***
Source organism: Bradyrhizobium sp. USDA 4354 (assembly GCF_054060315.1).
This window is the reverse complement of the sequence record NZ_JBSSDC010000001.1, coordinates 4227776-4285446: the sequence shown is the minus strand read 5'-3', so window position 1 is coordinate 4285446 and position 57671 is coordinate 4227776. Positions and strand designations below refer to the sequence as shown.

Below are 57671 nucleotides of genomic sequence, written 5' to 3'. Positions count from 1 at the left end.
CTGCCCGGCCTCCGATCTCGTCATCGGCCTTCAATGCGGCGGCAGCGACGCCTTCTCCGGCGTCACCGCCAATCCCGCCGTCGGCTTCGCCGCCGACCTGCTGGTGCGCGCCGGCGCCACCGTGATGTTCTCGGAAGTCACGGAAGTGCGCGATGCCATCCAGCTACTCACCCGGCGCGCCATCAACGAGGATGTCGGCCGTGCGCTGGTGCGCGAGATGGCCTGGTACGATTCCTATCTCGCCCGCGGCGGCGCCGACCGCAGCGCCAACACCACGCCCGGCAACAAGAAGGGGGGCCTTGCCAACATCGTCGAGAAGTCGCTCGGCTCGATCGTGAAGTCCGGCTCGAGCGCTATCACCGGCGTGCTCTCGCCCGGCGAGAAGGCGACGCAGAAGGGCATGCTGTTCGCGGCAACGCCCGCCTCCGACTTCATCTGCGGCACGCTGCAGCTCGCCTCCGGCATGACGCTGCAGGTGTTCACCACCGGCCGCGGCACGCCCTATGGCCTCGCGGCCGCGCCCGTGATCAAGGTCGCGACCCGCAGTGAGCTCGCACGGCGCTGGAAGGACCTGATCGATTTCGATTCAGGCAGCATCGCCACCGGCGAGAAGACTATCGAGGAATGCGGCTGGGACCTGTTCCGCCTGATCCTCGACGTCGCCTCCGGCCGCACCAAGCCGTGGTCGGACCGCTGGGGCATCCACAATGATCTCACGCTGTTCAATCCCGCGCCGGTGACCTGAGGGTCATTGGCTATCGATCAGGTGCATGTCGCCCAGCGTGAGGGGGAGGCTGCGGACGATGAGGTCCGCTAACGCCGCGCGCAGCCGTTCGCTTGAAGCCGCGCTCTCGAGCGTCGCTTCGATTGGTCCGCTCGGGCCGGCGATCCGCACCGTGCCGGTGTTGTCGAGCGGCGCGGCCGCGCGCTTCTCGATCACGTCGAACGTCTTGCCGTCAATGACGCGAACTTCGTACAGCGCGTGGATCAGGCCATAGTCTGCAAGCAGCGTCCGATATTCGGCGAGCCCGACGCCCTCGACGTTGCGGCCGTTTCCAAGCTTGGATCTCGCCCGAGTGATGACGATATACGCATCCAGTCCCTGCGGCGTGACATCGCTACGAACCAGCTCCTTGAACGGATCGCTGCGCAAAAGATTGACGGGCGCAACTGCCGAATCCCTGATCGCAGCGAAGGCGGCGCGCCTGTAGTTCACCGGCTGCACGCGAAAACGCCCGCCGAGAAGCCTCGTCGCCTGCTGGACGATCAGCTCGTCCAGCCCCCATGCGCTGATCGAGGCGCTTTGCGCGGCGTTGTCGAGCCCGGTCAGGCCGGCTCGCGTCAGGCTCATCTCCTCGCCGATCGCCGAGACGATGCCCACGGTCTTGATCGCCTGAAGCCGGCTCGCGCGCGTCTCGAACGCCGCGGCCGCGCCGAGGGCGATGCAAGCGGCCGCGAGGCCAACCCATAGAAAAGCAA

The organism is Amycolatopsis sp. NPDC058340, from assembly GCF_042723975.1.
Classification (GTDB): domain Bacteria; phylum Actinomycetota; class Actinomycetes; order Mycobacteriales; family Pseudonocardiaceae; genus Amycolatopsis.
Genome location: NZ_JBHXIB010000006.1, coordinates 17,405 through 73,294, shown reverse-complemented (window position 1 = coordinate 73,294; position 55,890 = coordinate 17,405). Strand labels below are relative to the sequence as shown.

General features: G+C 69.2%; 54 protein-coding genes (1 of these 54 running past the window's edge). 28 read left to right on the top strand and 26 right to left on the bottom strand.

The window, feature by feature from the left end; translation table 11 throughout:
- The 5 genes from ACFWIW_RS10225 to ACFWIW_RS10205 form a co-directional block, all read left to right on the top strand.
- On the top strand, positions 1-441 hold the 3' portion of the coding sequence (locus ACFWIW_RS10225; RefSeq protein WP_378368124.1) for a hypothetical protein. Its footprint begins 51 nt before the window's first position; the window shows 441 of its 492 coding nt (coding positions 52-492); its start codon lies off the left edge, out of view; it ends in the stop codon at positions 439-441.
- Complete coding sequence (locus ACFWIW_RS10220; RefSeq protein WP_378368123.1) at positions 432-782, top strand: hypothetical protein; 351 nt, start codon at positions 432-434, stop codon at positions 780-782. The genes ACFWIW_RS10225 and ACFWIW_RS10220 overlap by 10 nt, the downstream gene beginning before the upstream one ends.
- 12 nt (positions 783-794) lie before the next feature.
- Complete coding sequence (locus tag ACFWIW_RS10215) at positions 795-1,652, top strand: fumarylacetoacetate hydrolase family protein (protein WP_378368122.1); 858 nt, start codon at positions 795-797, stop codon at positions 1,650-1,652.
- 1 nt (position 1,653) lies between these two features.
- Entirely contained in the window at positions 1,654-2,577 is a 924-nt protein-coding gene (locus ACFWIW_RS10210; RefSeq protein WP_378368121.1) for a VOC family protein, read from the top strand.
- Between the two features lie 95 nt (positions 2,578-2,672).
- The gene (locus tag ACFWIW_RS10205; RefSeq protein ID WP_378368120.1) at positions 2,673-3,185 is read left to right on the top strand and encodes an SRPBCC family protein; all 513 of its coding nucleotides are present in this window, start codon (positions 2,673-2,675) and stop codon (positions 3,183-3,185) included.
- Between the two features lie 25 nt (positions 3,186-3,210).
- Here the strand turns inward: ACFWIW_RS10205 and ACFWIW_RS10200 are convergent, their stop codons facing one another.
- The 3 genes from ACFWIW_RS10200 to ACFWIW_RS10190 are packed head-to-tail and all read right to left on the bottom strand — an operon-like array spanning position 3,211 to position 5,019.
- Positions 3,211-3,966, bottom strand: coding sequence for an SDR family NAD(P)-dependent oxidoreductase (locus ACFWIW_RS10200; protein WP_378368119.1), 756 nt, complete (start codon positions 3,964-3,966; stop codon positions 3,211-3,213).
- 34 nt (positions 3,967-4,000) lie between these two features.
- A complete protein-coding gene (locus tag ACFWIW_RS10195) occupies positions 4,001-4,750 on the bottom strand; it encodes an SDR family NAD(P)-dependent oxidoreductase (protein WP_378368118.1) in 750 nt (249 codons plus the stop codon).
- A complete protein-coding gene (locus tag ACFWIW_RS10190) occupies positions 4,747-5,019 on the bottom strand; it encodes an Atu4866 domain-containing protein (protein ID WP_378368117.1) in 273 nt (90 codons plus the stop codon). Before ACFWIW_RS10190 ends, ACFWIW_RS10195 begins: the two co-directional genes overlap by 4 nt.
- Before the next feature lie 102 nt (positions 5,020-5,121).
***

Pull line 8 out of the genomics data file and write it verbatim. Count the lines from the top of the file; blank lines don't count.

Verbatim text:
General features: G+C 69.2%; 54 protein-coding genes (1 of these 54 running past the window's edge). 28 read left to right on the top strand and 26 right to left on the bottom strand.